The Cork primary school leading the charge at this year's Christmas Shoebox Appeal 1 month ago

The Cork primary school leading the charge at this year's Christmas Shoebox Appeal

"In giving, we receive" is Scoil Ghobnatan's motto.

And although it's applicable all year round, the emblem is particularly relevant in the later months as the seasons change and Christmas looms.

Since 2014, the Co. Cork primary school has dedicated a considerable amount of time and energy to ensuring that their own kids aren't going to be the only ones receiving presents this year.

In fact, they've made it their mission to make 50o+ children's Christmases that little bit brighter ever year - through the simple act of filling a shoebox full of gifts, clothes, and toys.

School principal Michael Walsh tells Her that Scoil Ghobnatan linked up with Team Hope's Shoebox Appeal due to the charity's focus on children.

He says that the idea came about when one of their teachers, Nollaig Murphy, came back from a bout of volunteering in Tanzania.

"When she came back she spoke to a few people on the staff about the experience," he says.

"And in light of all the good work being done over there, we wanted to add our own support to the cause, especially around Christmas.

"We did a bit of our own research - and we knew what Team Hope was doing was genuinely for a good cause. They always let us know exactly where the boxes are going. The children can track the journey too so it’s very authentic."

For the past few years, Scoil Ghobnatan has set up a school-wide committee dedicated to the Shoebox Appeal.

They visit classes, they give students ideas, thy show them practical examples of what they can include in their box. The support the committee rallies, from students and staff alike, is second to none.

"It’s become very embedded in our school, the shoebox drive," says Michael.

"It's very pupil and family centred - and community centred too. A lot of the local footwear shops and companies in Mallow have been brilliant to us, giving us the shoeboxes that we can give to the kids.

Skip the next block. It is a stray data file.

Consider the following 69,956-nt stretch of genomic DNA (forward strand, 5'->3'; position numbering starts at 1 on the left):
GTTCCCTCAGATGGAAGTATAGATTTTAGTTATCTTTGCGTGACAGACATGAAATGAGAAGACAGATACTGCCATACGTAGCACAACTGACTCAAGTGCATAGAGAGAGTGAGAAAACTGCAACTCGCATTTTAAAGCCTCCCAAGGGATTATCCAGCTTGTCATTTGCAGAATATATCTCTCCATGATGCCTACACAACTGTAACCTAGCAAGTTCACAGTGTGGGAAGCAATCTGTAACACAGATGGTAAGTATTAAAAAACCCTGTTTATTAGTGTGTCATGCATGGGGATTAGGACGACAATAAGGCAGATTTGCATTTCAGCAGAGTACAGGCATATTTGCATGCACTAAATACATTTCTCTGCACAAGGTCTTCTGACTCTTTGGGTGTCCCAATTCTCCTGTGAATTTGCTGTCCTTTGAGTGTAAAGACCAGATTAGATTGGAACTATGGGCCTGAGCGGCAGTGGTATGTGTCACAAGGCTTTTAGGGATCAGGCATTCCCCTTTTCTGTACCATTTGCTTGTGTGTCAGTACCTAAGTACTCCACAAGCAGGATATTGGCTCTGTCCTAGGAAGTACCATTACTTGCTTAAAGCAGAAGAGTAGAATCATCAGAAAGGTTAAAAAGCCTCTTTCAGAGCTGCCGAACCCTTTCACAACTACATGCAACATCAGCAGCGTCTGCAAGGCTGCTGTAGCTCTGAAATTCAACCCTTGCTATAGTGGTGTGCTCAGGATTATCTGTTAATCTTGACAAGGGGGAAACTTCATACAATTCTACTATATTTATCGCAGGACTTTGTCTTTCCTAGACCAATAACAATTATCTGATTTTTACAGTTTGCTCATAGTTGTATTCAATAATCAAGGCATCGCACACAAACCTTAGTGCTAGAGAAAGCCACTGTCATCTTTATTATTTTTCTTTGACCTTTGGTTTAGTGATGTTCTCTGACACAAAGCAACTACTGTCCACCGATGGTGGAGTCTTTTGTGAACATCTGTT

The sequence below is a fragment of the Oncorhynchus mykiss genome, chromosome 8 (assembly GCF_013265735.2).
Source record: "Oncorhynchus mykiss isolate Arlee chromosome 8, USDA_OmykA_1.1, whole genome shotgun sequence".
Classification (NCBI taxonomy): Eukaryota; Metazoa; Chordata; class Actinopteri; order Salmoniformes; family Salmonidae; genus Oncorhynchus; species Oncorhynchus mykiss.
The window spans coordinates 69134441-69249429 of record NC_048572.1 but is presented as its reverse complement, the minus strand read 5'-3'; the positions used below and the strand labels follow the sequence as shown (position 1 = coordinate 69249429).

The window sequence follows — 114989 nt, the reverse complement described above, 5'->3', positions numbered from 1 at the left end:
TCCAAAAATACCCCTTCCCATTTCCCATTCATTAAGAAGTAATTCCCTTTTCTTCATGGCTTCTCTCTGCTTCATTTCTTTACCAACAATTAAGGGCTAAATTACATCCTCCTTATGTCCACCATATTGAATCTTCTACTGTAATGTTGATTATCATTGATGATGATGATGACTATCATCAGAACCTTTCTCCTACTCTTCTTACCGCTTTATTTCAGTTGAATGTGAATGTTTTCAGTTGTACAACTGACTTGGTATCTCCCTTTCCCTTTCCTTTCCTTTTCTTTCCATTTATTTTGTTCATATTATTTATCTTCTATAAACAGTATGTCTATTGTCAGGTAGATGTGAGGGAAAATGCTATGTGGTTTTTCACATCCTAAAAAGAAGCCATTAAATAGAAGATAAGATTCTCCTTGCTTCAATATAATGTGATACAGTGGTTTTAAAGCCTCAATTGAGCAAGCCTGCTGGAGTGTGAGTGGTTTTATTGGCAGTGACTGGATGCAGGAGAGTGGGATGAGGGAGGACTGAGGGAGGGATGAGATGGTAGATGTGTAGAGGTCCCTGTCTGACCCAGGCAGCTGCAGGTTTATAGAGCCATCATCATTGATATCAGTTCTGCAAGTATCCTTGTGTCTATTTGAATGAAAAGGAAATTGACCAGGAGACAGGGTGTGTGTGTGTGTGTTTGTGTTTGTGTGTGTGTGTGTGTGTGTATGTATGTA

“The children and the staff are incredible, but we also have to acknowledge the parental support and the community at work. We always want to make sure that there’s no pressure, it’s just whatever you can give.”

Michael says that Scoil Ghobnatan collects one of the highest number of boxes for the drive every year.

In 2018, the school surpassed their 500 box target for the first time ever - a feat that Michael says wouldn't have been possible without the staff, the parents, and the wider community.

It also wouldn't have been possible without the students, hundreds of whom dedicate their time to carefully choosing gifts and necessities to send to children in need across Eastern Europe and Africa every year.

The children adhere to Team Hope's 4 Ws: something to wear, something for washing, something to write with, and something to wow.

For Lily-Mae Moriarty (second class), it's soap and a colouring book. For Alex Jones (third class), it's a toothbrush and a toy car. For Eve Crowley (sixth class), it's socks, a picture, and maybe a card too.

Each of the kids fill their box for a different child in need, taking away a little something for themselves as they do so.

Lily-Mae says it's the fun she has on collection day, when the school releases balloons to mark another successful drive. Alex says it's the feeling he gets when he wakes up on Christmas morning, knowing another child somewhere else is happy.

Eve says it's the enjoyment she gets out of the school's yearly concert, marking the day that the the hundreds of boxes are collected.

There's music, there's dancing, and there's even school caretaker Tony dressed up as a giant shoebox.

"One of the years, they thought he was an actual shoebox," says Eve, "and they put him in the van to take him away. We got him back though.”

Principal Michael says that the fuss made around the concert makes all the difference - for the kids who will be receiving the shoeboxes, as well as for those who filled them.

"It’s a bit of a celebration, really," he says. "It’s a good send off, and it lets the child know their box is going to a good destination."

“We make a big deal of doing the count too and there’s always a build up to the final number. It’s quite up-lifting.”

You can find out more about Team Hope's Shoebox Appeal, and what to put in your box, here.